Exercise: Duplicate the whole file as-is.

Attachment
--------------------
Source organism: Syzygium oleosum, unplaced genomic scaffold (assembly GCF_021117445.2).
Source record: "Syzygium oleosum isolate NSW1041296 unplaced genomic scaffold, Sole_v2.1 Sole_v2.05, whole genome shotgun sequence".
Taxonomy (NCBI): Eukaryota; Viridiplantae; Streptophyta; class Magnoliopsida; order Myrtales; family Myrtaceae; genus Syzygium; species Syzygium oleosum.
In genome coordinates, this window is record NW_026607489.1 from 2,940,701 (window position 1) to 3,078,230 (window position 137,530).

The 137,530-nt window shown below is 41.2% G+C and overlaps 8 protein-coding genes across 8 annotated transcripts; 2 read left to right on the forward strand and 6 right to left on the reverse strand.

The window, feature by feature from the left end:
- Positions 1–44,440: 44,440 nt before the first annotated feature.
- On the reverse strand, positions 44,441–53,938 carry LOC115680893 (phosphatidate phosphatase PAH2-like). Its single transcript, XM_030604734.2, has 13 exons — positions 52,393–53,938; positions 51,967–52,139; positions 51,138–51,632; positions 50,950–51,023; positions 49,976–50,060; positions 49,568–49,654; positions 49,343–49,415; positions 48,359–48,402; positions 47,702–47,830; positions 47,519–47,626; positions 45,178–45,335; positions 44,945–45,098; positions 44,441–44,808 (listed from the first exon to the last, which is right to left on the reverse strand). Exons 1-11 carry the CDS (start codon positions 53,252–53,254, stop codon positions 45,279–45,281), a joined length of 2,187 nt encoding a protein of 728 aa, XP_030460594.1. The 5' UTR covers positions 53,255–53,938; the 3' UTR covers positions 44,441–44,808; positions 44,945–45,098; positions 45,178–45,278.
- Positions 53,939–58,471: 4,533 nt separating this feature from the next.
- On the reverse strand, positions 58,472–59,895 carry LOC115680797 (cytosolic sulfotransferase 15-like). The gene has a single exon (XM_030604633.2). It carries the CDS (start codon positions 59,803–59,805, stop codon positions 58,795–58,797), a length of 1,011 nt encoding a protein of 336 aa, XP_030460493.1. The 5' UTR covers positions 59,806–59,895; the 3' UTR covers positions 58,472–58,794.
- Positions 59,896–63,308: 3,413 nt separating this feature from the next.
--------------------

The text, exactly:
Source organism: Syzygium oleosum, unplaced genomic scaffold (assembly GCF_021117445.2).
Source record: "Syzygium oleosum isolate NSW1041296 unplaced genomic scaffold, Sole_v2.1 Sole_v2.05, whole genome shotgun sequence".
Taxonomy (NCBI): Eukaryota; Viridiplantae; Streptophyta; class Magnoliopsida; order Myrtales; family Myrtaceae; genus Syzygium; species Syzygium oleosum.
In genome coordinates, this window is record NW_026607489.1 from 2,940,701 (window position 1) to 3,078,230 (window position 137,530).

The 137,530-nt window shown below is 41.2% G+C and overlaps 8 protein-coding genes across 8 annotated transcripts; 2 read left to right on the forward strand and 6 right to left on the reverse strand.

The window, feature by feature from the left end:
- Positions 1–44,440: 44,440 nt before the first annotated feature.
- On the reverse strand, positions 44,441–53,938 carry LOC115680893 (phosphatidate phosphatase PAH2-like). Its single transcript, XM_030604734.2, has 13 exons — positions 52,393–53,938; positions 51,967–52,139; positions 51,138–51,632; positions 50,950–51,023; positions 49,976–50,060; positions 49,568–49,654; positions 49,343–49,415; positions 48,359–48,402; positions 47,702–47,830; positions 47,519–47,626; positions 45,178–45,335; positions 44,945–45,098; positions 44,441–44,808 (listed from the first exon to the last, which is right to left on the reverse strand). Exons 1-11 carry the CDS (start codon positions 53,252–53,254, stop codon positions 45,279–45,281), a joined length of 2,187 nt encoding a protein of 728 aa, XP_030460594.1. The 5' UTR covers positions 53,255–53,938; the 3' UTR covers positions 44,441–44,808; positions 44,945–45,098; positions 45,178–45,278.
- Positions 53,939–58,471: 4,533 nt separating this feature from the next.
- On the reverse strand, positions 58,472–59,895 carry LOC115680797 (cytosolic sulfotransferase 15-like). The gene has a single exon (XM_030604633.2). It carries the CDS (start codon positions 59,803–59,805, stop codon positions 58,795–58,797), a length of 1,011 nt encoding a protein of 336 aa, XP_030460493.1. The 5' UTR covers positions 59,806–59,895; the 3' UTR covers positions 58,472–58,794.
- Positions 59,896–63,308: 3,413 nt separating this feature from the next.